How to Build a Brick Wall

There are four different shades of brick that I can see from the second-story window as I sit on your bed. The first is the oldest and brightest, a vermilion terracotta exoskeleton for the neighboring nineteenth century tenement. The next is a dark weathered brick, cohabitating with stones in the divisional wall of the courtyard below. Furthest away is the institutional citrine brick of a nearby public housing unit. Diagonally across from that is the modern brick of a newer residence.

Did you know that the name for the most commonly used brick is “common brick”? I did. I don’t remember when I learned so much about bricks. It was probably sometime between birth and the first time I kissed you.

I never noticed any of these bricks before today, but things are so much easier to see in the daylight. It is usually dark when I come here and dark when I leave you. Although I’m not sure if “usually” has a place in that sentence yet. I’ve become wildly unsure of the placement of things, lately. I would be a terrible mason.

Once you spread the mortar, you have to be certain of how to lay the bricks. I’m not a mason, but I assume you should probably be certain long before that. I assume if the foundation isn’t right then eventually everything will crumble. I assume you have to create a pattern. I am not a mason though, so right now all I have are my assumptions.

Approximately eighty percent of buildings in New York City are brick, or brick masonry. This building, the one that we are in — where we are sitting on your bed and I am looking out the window — is not very far from where the Manhattan Brick Works was founded in 1863. A handful of prescient men took advantage of the region’s deposits of fire clay, transforming them into firebricks. Fire clays have certain refractory properties, which allow them to retain their physical shape and chemical identity when subjected to high temperatures.

Sometimes I think you are made of fire clay. Under incendiary circumstances my fingers trace the smooth grooves of your impeccable mortar. You flare and radiate. You combust, but preserve your state. I don’t know enough about science to understand how this is possible, but I don’t want to know. I am content with your beautiful mysteries.

There is no correlation between the metaphorical brick wall and a real world example of one. They are certainly both strong and attractive, but here in the real world brick walls aren’t immobile. They are kinetic. They understand how to manipulate energy in ways mere humans never could.

They know how to keep things cool. They know how to heat things up. From a distance they might seem impenetrable, but bricks are, in fact, composed of some of the softest materials on earth. Have you ever held gentle silken clay against your cheek? Did it cool you down? Did it heat you up? Did it do both at once in a way that you don’t know enough about science to understand?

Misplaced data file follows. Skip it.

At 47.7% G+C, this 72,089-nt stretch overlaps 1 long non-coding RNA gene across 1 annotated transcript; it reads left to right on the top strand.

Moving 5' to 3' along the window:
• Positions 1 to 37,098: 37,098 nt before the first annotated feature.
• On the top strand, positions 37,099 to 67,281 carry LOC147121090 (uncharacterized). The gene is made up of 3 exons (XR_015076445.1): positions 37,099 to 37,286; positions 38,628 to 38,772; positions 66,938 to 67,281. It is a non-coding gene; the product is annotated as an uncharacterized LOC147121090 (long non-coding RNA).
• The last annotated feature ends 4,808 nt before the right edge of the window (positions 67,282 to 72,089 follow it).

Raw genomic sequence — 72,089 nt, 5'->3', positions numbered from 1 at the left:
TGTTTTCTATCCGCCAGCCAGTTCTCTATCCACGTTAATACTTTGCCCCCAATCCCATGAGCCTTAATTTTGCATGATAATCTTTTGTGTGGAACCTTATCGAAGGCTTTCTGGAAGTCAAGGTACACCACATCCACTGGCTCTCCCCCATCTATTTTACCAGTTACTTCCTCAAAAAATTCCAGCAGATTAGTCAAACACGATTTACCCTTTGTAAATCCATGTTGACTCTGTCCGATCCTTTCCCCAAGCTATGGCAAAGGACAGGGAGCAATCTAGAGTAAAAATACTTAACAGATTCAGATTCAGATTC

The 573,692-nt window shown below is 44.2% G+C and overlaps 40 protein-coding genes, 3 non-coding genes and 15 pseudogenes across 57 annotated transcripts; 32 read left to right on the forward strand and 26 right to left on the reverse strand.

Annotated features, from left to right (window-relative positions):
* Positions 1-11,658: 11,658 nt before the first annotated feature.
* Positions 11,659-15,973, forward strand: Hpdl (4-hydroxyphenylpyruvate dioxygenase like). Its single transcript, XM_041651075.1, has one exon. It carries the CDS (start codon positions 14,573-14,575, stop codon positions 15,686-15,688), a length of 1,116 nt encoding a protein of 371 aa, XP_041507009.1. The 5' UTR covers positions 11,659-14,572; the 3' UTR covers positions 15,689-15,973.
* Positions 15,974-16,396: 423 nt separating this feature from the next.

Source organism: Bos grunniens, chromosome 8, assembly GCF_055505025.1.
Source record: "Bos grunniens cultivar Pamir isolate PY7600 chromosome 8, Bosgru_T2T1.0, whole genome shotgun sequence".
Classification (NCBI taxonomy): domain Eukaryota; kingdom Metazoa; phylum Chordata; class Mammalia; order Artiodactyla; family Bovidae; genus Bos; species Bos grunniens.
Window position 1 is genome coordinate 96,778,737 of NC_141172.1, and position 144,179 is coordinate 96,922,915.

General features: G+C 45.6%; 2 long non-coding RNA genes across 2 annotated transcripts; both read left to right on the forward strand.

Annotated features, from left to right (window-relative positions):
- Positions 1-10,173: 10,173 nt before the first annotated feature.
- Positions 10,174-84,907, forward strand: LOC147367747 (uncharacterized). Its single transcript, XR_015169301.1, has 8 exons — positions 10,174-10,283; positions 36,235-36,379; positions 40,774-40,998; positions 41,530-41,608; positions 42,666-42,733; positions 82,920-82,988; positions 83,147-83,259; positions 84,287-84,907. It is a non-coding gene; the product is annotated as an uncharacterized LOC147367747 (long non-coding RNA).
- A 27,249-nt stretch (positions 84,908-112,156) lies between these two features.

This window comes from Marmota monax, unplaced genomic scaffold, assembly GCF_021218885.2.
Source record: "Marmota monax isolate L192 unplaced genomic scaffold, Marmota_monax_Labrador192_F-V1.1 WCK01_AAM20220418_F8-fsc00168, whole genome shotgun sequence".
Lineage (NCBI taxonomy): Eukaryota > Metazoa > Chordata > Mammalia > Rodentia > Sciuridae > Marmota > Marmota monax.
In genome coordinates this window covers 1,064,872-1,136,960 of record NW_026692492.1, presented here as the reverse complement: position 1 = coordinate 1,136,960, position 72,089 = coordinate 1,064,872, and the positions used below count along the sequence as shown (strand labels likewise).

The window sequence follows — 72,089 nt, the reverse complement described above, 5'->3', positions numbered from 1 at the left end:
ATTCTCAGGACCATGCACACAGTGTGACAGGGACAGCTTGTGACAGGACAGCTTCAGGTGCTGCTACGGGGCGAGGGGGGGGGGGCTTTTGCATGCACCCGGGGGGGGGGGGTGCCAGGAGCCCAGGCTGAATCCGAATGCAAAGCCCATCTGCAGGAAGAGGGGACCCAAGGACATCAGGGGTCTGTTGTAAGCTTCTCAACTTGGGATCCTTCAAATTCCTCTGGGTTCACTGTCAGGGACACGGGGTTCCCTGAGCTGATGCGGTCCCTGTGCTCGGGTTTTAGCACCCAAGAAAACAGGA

I am still sitting on your bed and looking out the window. You get up to pour your tea. You must know that every second that I am looking out the window is a small sacrifice. You must know that when I look at you I don’t want to look away. Sometimes I just have to because I am not made of fire clay.

It is kind of you to let me sit on your bed and look at your bricks. It started just as a small glance around your apartment, but it gradually moved through your window and outside. Sometimes things can begin so strangely. I think we both know I am searching for words. I haven’t found the right ones yet.

It can be difficult for me to talk to someone who nearly always says exactly what she means to say — in so effortless and eloquent a manner. I’m more used to telling people one thing so that they will understand something else. I am telling you one thing so that you will understand something else. When you look at a brick wall you should admire its united beauty, but you should also recognize that it is composed of discrete pieces, each with its own history. They were all here before me.

You return with your tea. Did you know in New York City, buildings must be built with severe weather grade brick, so they can withstand the variations of temperatures in the Northeast? Did you know how cold it is in here? Did you know that if I look directly into your eyes I will burn?

You sit down on the bed again. I am still sitting on your bed and looking out the window. I want to know if you are looking out the window now too. I look at you, but it’s hard to tell where someone is looking when you are avoiding their eyes. You ask me what I am thinking about. Did you know there are four different shades of brick that I can see from the second-story window as I sit on your bed?


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Image by Grant MacDonald